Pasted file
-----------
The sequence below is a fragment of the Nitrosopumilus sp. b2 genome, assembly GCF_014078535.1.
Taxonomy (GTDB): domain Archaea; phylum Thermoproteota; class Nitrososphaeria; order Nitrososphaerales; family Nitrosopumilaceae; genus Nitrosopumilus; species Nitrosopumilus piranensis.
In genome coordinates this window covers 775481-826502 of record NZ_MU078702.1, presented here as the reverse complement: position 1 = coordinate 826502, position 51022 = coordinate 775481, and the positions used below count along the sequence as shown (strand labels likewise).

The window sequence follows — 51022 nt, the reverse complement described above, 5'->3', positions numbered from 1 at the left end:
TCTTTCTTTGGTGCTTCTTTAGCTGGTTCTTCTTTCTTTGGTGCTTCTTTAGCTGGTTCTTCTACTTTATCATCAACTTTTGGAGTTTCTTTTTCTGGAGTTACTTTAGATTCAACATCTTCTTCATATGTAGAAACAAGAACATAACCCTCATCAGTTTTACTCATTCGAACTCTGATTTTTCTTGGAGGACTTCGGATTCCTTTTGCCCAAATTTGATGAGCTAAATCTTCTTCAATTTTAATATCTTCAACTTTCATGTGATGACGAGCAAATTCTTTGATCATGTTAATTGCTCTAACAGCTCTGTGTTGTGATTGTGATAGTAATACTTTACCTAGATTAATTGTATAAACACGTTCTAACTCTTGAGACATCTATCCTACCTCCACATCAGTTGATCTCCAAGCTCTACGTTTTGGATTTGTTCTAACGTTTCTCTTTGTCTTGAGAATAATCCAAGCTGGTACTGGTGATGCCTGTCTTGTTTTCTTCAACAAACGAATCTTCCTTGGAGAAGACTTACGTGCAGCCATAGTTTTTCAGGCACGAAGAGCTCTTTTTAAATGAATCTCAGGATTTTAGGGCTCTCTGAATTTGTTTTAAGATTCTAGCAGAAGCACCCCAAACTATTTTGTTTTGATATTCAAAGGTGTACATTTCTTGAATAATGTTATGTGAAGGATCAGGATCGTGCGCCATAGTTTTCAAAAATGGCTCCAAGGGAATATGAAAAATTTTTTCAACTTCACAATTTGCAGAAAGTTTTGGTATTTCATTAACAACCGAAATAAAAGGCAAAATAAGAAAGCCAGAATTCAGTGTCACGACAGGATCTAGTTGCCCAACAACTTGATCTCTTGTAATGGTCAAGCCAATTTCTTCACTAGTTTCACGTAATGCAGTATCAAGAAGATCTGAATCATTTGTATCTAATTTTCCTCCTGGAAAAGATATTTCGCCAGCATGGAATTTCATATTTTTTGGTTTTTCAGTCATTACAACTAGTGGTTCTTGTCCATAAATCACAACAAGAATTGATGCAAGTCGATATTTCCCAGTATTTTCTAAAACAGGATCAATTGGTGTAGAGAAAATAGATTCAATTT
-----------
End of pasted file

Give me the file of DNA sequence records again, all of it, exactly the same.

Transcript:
The sequence below is a fragment of the Nitrosopumilus sp. b2 genome, assembly GCF_014078535.1.
Taxonomy (GTDB): domain Archaea; phylum Thermoproteota; class Nitrososphaeria; order Nitrososphaerales; family Nitrosopumilaceae; genus Nitrosopumilus; species Nitrosopumilus piranensis.
In genome coordinates this window covers 775481-826502 of record NZ_MU078702.1, presented here as the reverse complement: position 1 = coordinate 826502, position 51022 = coordinate 775481, and the positions used below count along the sequence as shown (strand labels likewise).

The window sequence follows — 51022 nt, the reverse complement described above, 5'->3', positions numbered from 1 at the left end:
TCTTTCTTTGGTGCTTCTTTAGCTGGTTCTTCTTTCTTTGGTGCTTCTTTAGCTGGTTCTTCTACTTTATCATCAACTTTTGGAGTTTCTTTTTCTGGAGTTACTTTAGATTCAACATCTTCTTCATATGTAGAAACAAGAACATAACCCTCATCAGTTTTACTCATTCGAACTCTGATTTTTCTTGGAGGACTTCGGATTCCTTTTGCCCAAATTTGATGAGCTAAATCTTCTTCAATTTTAATATCTTCAACTTTCATGTGATGACGAGCAAATTCTTTGATCATGTTAATTGCTCTAACAGCTCTGTGTTGTGATTGTGATAGTAATACTTTACCTAGATTAATTGTATAAACACGTTCTAACTCTTGAGACATCTATCCTACCTCCACATCAGTTGATCTCCAAGCTCTACGTTTTGGATTTGTTCTAACGTTTCTCTTTGTCTTGAGAATAATCCAAGCTGGTACTGGTGATGCCTGTCTTGTTTTCTTCAACAAACGAATCTTCCTTGGAGAAGACTTACGTGCAGCCATAGTTTTTCAGGCACGAAGAGCTCTTTTTAAATGAATCTCAGGATTTTAGGGCTCTCTGAATTTGTTTTAAGATTCTAGCAGAAGCACCCCAAACTATTTTGTTTTGATATTCAAAGGTGTACATTTCTTGAATAATGTTATGTGAAGGATCAGGATCGTGCGCCATAGTTTTCAAAAATGGCTCCAAGGGAATATGAAAAATTTTTTCAACTTCACAATTTGCAGAAAGTTTTGGTATTTCATTAACAACCGAAATAAAAGGCAAAATAAGAAAGCCAGAATTCAGTGTCACGACAGGATCTAGTTGCCCAACAACTTGATCTCTTGTAATGGTCAAGCCAATTTCTTCACTAGTTTCACGTAATGCAGTATCAAGAAGATCTGAATCATTTGTATCTAATTTTCCTCCTGGAAAAGATATTTCGCCAGCATGGAATTTCATATTTTTTGGTTTTTCAGTCATTACAACTAGTGGTTCTTGTCCATAAATCACAACAAGAATTGATGCAAGTCGATATTTCCCAGTATTTTCTAAAACAGGATCAATTGGTGTAGAGAAAATAGATTCAATTT